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With headsets, always tape the cable to the centre of the neck with surgical tape (I prefer something more flexible like Blenderm to Transpore (called Leukofix here in Australia). Loop the cable a bit from where it comes off the headset to cross the centerline of their neck at a 45 degree angle back towards the side the mic is on, so they can fully turn their head each way without it going tight. Definitely Omnis only unless you have PA feedback issues (and even then the advantage of Cardioids is not as great as you'd imagine). Often headset mic capsules are susceptible to wind noise from the capsule moving through the air on a fast-moving performer/gym instructor. Much more so than the forehead mounted lavs typical in Theatre for some reason - probably because the capsule is in free space. So while they don't look great, the 'add-on' windsock is a good idea. If they are still moving around a bit of tape behind each ear helps. If the boom is sitting tight to the cheek of male talent, make sure they shave just before the shoot as the boom rubbing on facial stubble is very audible.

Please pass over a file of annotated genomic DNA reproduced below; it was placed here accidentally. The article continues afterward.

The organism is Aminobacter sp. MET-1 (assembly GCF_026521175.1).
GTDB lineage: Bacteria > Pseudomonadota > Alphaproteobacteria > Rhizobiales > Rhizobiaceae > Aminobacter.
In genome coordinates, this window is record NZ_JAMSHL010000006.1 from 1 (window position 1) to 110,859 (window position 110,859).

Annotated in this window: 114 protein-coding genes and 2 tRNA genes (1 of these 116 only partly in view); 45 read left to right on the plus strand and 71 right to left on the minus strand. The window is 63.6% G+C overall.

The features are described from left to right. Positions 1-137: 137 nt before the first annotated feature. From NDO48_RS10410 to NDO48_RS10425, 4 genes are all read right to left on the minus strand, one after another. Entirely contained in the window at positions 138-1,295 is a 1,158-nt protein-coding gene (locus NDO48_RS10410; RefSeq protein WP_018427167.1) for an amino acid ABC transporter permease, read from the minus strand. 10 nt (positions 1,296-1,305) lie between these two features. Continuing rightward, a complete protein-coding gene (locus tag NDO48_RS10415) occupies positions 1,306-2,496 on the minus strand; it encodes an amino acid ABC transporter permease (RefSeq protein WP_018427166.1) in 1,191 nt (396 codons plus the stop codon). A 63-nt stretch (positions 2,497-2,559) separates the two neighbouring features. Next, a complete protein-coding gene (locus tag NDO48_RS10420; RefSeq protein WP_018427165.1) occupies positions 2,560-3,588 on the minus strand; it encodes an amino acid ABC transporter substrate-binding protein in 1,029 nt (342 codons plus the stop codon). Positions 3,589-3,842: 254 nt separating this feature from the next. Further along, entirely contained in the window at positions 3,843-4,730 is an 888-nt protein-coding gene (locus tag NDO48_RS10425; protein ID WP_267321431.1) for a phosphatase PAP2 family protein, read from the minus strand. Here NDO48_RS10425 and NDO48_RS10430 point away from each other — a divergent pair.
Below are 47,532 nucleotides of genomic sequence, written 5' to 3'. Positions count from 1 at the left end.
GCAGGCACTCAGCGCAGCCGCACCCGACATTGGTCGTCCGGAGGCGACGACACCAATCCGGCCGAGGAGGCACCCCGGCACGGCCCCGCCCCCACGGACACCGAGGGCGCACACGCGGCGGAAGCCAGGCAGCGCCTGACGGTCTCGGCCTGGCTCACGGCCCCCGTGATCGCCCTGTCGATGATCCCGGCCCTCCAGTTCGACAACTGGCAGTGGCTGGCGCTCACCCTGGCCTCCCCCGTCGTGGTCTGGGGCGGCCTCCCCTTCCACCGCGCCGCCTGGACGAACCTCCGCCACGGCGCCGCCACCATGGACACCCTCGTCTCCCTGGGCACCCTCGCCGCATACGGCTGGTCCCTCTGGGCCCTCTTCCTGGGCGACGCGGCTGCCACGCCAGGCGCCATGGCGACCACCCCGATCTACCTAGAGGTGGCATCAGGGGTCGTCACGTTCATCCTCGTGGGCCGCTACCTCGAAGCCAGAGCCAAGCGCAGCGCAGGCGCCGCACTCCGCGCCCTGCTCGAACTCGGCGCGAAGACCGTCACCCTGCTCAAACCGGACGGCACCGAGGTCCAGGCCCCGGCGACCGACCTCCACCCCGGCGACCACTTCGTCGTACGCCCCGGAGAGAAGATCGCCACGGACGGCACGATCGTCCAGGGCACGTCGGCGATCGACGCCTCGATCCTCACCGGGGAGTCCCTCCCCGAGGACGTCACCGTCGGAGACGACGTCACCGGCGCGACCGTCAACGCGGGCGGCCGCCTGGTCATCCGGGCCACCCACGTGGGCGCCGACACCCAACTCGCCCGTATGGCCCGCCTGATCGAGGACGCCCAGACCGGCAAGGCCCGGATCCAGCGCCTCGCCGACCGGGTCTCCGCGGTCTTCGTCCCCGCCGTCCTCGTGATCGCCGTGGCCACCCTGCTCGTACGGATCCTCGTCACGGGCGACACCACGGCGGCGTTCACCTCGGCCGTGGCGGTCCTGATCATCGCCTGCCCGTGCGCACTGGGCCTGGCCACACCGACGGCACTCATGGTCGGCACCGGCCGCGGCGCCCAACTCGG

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On 5/4/2021 at 1:52 AM, joshneal said:

  So I am doing sound for a series of fitness videos coming up in a couple of weeks and I am struggling to eliminate the cable/headset mount noise that I am getting. 

<snip>

Quote

Or in this situation with this much movement would I be better off with a single ear headset like the countryman E6 or one of the single ear DPAs?  Or something else entirely?  Bottom line:

1) Im asking for any tips on placing headsets to stay securely in place and minimize any type of cable noise/pops/wind or breath noise.  Either using what we have or something else you would suggest.

2) If anyone knows of any headset mic that would be bulletproof (or close enough) in this situation to minimize noise?  And should I stick with a dual ear version or get a single ear version (for primary trainer only)?